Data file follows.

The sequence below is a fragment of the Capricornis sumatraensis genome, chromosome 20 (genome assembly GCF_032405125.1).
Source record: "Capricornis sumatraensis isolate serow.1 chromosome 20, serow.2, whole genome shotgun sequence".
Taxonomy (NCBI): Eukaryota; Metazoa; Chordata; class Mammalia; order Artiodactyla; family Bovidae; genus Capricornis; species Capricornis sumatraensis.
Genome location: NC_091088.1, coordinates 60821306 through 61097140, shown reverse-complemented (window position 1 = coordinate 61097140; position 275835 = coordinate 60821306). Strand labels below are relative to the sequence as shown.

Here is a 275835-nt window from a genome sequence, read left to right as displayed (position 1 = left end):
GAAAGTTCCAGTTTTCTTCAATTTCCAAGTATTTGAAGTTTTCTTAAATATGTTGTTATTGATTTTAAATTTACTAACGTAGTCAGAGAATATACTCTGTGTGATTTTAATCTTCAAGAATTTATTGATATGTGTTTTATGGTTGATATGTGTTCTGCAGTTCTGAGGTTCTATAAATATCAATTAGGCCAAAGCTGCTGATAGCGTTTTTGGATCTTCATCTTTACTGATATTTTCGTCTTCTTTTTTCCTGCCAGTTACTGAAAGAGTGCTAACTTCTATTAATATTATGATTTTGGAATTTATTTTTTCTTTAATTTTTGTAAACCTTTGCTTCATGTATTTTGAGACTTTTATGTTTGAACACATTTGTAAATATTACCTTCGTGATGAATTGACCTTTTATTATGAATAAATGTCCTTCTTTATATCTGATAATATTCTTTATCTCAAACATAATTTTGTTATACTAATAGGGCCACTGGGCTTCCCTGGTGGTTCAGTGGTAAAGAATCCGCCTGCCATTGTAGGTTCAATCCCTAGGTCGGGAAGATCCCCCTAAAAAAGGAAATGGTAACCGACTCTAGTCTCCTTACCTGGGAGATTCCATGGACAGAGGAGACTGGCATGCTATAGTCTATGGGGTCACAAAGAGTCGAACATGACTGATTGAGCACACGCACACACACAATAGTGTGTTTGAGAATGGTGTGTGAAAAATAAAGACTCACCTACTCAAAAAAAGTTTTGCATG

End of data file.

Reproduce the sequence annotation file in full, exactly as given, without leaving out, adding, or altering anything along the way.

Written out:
The sequence below is a fragment of the Capricornis sumatraensis genome, chromosome 20 (genome assembly GCF_032405125.1).
Source record: "Capricornis sumatraensis isolate serow.1 chromosome 20, serow.2, whole genome shotgun sequence".
Taxonomy (NCBI): Eukaryota; Metazoa; Chordata; class Mammalia; order Artiodactyla; family Bovidae; genus Capricornis; species Capricornis sumatraensis.
Genome location: NC_091088.1, coordinates 60821306 through 61097140, shown reverse-complemented (window position 1 = coordinate 61097140; position 275835 = coordinate 60821306). Strand labels below are relative to the sequence as shown.

Here is a 275835-nt window from a genome sequence, read left to right as displayed (position 1 = left end):
GAAAGTTCCAGTTTTCTTCAATTTCCAAGTATTTGAAGTTTTCTTAAATATGTTGTTATTGATTTTAAATTTACTAACGTAGTCAGAGAATATACTCTGTGTGATTTTAATCTTCAAGAATTTATTGATATGTGTTTTATGGTTGATATGTGTTCTGCAGTTCTGAGGTTCTATAAATATCAATTAGGCCAAAGCTGCTGATAGCGTTTTTGGATCTTCATCTTTACTGATATTTTCGTCTTCTTTTTTCCTGCCAGTTACTGAAAGAGTGCTAACTTCTATTAATATTATGATTTTGGAATTTATTTTTTCTTTAATTTTTGTAAACCTTTGCTTCATGTATTTTGAGACTTTTATGTTTGAACACATTTGTAAATATTACCTTCGTGATGAATTGACCTTTTATTATGAATAAATGTCCTTCTTTATATCTGATAATATTCTTTATCTCAAACATAATTTTGTTATACTAATAGGGCCACTGGGCTTCCCTGGTGGTTCAGTGGTAAAGAATCCGCCTGCCATTGTAGGTTCAATCCCTAGGTCGGGAAGATCCCCCTAAAAAAGGAAATGGTAACCGACTCTAGTCTCCTTACCTGGGAGATTCCATGGACAGAGGAGACTGGCATGCTATAGTCTATGGGGTCACAAAGAGTCGAACATGACTGATTGAGCACACGCACACACACAATAGTGTGTTTGAGAATGGTGTGTGAAAAATAAAGACTCACCTACTCAAAAAAAGTTTTGCATG